Who Is Scott Gration?
March 20, 2009
On Wednesday, Barack Obama appointed retired Air Force Major General J. Scott Gration as his special envoy to Sudan. In 2001, when the envoy position was first created, the job entailed brokering a peace deal between Khartoum and rebel groups in the south. It subsequently mutated to include halting Darfur's genocide and reversing President Bashir's expulsion of humanitarian aid workers. So, what does Gration's appointment mean for Darfur policy now? The Sudan experts I spoke to were cautiously optimistic.
Another Newspaper Casualty
March 17, 2009
Next week, the slow, inexorable decline of newspapers will be marked by another datapoint when Bruce Sherman, the 61-year-old CEO of Private Capital Management, retires. For those who have followed the newspaper industry's financial travails, Sherman--who's not related to me--was the money manager who forced the merger of Knight Ridder to McClatchy back in 2006, and then, along with Morgan Stanley fund manager Hassan Elmasry, took on Arthur Sulzberger at the New York Times Company. In the debut issue of Cond
The Politics Of Opera
March 16, 2009
Yesterday's cover story in The New York Times magazine begins with the story of Valery Gergiev's decision to conduct a concert in Tskhinvali, the capital of South Ossetia, in the aftermath of the Russo-Georgian war. Born in Northern Ossetia, Gergiev, the most dynamic Russian conductor of our times, took the side of Putin's Russia over the cause of the Georgians. Inevitably, therefore, the author of the article, Arthur Lubow, is led to reflect on the relationship between music and politics. Those reflections make little or no sense to me.
Battle Of The Blondes, Redux
March 16, 2009
Wow. How in the hell did I miss this latest development in the ongoing feline smack-down among conservative pundettes? I saw, of course, the Meghan McCain slap at Ann Coulter. But then on Thursday, Laura Ingraham apparently fired back on behalf of skinny, right-wing demagogues everywhere, taking direct aim at McCain's thighs. First Ingraham, in her best Meghan-McCain-Valley-Girl impression, offered up this catty "self-analysis": Ok, I was really hoping that I was going to get that role in the "Real World", but then I realized that, well, they don't like plus-sized models.
As nearly everyone knows, Israel's political system is parliamentary democracy taken to a lunatic degree. I had hopes a month back that somehow the Likud with Bibi Netanyahu at its head, Kadima with Tsipi Livni as its leader, and Labor spearheaded by Ehud Barak would be able to forge a political alliance that was Zionist and secular, egalitarian and capitalist, alert to its enemies and open to peace. This last dyad is the most essential.
Belligerent Chimp Of The Day
March 09, 2009
Via Jonathan Stein, a 30-year-old chimp named Santino living in a Swedish zoo has learned a fiendish new trick—he'll stockpile an arsenal of carefully chosen rocks that he can later fling at his captors (and other gawkers) as soon as the zoo opens: On some days, he's barraged visitors with up to 20 projectiles thrown in rapid succession, always thrown underhand. Several times he has hit spectators standing about 30 feet across a water-filled moat.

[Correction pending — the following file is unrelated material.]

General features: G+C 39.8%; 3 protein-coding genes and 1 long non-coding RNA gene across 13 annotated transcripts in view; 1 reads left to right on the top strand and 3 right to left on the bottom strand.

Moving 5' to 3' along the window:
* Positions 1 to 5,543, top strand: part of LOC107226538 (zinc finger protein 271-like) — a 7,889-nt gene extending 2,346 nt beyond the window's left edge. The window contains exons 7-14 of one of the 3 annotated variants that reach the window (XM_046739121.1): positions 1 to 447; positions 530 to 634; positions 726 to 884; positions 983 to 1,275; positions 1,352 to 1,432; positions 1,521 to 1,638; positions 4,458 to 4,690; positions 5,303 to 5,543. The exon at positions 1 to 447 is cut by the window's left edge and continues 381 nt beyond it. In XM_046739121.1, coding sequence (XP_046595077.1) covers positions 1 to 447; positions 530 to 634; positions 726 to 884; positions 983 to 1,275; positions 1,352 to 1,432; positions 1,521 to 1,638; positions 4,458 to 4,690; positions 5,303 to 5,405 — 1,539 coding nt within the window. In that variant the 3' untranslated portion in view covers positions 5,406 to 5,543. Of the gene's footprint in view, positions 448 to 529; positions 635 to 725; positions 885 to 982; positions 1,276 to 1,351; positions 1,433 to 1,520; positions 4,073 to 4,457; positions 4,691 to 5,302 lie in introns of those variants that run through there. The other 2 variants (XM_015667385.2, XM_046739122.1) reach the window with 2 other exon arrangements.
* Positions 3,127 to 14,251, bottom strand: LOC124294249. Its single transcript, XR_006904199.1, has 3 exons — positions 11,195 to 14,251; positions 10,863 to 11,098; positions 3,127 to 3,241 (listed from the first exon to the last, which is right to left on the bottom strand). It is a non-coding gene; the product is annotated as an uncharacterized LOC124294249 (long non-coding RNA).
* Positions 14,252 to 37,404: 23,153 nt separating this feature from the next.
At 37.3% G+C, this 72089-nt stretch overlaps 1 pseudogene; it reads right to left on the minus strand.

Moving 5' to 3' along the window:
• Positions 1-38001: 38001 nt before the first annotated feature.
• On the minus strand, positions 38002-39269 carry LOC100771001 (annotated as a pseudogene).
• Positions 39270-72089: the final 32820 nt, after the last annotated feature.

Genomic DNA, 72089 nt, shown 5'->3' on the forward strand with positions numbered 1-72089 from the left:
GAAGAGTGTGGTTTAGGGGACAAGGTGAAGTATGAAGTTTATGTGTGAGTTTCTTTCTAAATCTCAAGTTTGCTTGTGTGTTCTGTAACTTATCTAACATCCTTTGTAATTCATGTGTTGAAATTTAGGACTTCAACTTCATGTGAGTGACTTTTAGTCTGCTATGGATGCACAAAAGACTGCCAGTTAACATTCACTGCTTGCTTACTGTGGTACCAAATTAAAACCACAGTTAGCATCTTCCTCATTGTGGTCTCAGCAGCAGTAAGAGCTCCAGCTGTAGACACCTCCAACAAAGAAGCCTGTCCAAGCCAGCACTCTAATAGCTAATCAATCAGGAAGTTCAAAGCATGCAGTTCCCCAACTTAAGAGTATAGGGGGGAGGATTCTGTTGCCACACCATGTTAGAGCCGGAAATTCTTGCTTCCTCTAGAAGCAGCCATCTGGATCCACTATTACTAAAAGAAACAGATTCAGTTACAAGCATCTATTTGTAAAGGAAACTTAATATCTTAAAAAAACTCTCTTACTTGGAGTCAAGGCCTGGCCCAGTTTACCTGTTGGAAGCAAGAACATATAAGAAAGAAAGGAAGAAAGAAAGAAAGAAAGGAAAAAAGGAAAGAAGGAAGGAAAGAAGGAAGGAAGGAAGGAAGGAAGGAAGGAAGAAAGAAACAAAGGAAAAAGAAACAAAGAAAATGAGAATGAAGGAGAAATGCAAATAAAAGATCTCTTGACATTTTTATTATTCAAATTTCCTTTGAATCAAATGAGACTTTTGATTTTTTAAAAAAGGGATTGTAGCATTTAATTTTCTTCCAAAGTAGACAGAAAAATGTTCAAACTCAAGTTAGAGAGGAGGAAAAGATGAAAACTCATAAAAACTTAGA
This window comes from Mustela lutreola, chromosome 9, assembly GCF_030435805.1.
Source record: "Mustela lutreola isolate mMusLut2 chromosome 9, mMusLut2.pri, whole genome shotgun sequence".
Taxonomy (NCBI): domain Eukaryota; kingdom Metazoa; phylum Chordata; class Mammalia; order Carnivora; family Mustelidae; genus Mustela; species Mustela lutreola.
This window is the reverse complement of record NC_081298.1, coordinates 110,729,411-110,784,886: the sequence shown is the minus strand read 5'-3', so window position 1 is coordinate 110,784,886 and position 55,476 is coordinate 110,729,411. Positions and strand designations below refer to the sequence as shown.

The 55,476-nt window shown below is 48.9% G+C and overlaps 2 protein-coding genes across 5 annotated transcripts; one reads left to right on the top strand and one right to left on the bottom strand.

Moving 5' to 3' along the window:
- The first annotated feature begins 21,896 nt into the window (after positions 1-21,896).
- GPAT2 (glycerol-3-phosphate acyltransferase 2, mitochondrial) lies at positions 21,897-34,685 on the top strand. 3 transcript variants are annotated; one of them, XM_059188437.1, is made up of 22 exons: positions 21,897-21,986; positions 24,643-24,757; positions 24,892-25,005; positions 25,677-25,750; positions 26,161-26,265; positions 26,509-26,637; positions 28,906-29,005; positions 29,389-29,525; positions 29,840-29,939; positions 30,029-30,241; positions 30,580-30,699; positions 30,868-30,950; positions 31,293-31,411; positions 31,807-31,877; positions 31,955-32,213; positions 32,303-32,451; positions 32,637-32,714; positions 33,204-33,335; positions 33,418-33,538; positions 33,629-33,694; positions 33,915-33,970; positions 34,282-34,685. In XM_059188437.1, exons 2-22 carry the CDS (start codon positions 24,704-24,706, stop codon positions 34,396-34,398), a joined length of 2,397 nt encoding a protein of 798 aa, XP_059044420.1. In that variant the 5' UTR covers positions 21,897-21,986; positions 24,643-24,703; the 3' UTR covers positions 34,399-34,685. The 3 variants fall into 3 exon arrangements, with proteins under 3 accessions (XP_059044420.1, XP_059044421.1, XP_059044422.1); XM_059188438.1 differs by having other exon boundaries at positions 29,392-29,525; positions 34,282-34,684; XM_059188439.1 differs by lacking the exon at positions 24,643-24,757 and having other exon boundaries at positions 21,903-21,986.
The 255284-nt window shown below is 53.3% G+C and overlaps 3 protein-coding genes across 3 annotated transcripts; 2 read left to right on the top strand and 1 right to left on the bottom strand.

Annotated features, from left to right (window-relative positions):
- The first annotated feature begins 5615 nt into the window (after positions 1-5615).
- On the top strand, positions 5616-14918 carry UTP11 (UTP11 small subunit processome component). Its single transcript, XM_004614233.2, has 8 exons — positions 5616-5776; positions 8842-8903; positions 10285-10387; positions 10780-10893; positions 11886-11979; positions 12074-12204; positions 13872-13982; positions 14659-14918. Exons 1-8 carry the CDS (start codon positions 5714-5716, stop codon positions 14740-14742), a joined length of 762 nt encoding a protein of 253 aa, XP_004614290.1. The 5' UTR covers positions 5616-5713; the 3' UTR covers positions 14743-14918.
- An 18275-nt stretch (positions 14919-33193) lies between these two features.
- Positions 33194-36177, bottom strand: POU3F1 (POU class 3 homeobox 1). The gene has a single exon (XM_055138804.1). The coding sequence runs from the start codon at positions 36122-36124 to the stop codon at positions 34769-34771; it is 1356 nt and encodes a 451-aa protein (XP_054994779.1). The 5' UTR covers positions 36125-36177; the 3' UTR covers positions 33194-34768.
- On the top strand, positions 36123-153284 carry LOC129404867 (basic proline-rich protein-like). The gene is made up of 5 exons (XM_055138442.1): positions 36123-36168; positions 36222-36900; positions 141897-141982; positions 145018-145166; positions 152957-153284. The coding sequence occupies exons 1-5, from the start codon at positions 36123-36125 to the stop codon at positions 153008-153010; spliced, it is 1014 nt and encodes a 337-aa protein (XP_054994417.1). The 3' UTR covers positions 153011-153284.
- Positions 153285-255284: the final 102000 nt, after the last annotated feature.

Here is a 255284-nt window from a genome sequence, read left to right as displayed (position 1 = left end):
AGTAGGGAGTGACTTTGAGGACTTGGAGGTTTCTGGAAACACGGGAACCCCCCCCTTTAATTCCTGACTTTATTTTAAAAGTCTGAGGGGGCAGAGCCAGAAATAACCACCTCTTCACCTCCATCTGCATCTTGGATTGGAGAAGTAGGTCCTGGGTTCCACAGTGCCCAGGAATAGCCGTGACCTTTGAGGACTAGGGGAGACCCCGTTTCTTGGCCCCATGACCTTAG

Nepotism: There's Another Charles Freeman--charles Freeman, Jr.--and He's Defending His Dad. Nice Boy!
March 08, 2009
I don't know who Steve Clemons is. But he has published on his own blog, thewashingtonnote, for which he raises money right there, a threat from Charles Freeman's son to punch me, Jon Chait, and Jamie Kirchick in the face. He also calls us "low-lives" and "shmucks." Very elevated discourse. Jon, he says, "scaled new lows." I am "unpleasant." And he makes some incomprehensible gay crack about Jamie, which even Clemons takes pains to disavow. Alas, Charles Freeman, Jr. does not have much of an independent life.
March 04, 2009
Baghdad, Iraq In December 2007, the Alpha Company of the 4-64 Armor Battalion of the Fourth Brigade, Third Infantry Division, arrived in the neighborhood of Saidiyah in southwest Baghdad. More than half of the onceupscale, religiously mixed neighborhood's 60,000 residents had fled to Jordan, Syria, or other parts of Iraq. Those who stayed rarely ventured out of their homes. Up until a few months earlier, human corpses had littered the street, where stray dogs feasted on them.
The Scoop Factory
March 04, 2009
On the evening of January 22, a few hours after his administration's debut news conference, Barack Obama made a surprise visit to the cramped quarters of the White House press corps. It was meant to be a friendly event, and Obama glad-handed his way through reporters and cameramen, exchanging light banter as he went. But Politico reporter Jonathan Martin wasn't there to chat. Martin pressed Obama about the president's decision to nominate William J. Lynn III, a former defense lobbyist, to deputy defense secretary and about Obama's pledge to curtail the influence of lobbyists.
Rush Limbaugh's Shadow Reaches Into Every Corner
March 04, 2009
(AP) Yesterday, I attended AEI's event commemorating one year since William F. Buckley's death. It featured a panel discussion between National Review's Ramesh Ponnuru, Charles Kesler of the Claremont Review of Books, and AEI's outgoing president, Chris DeMuth, about the future of conservatism. (The subject never gets old!) The institute's incoming president, 44-year-old Arthur C.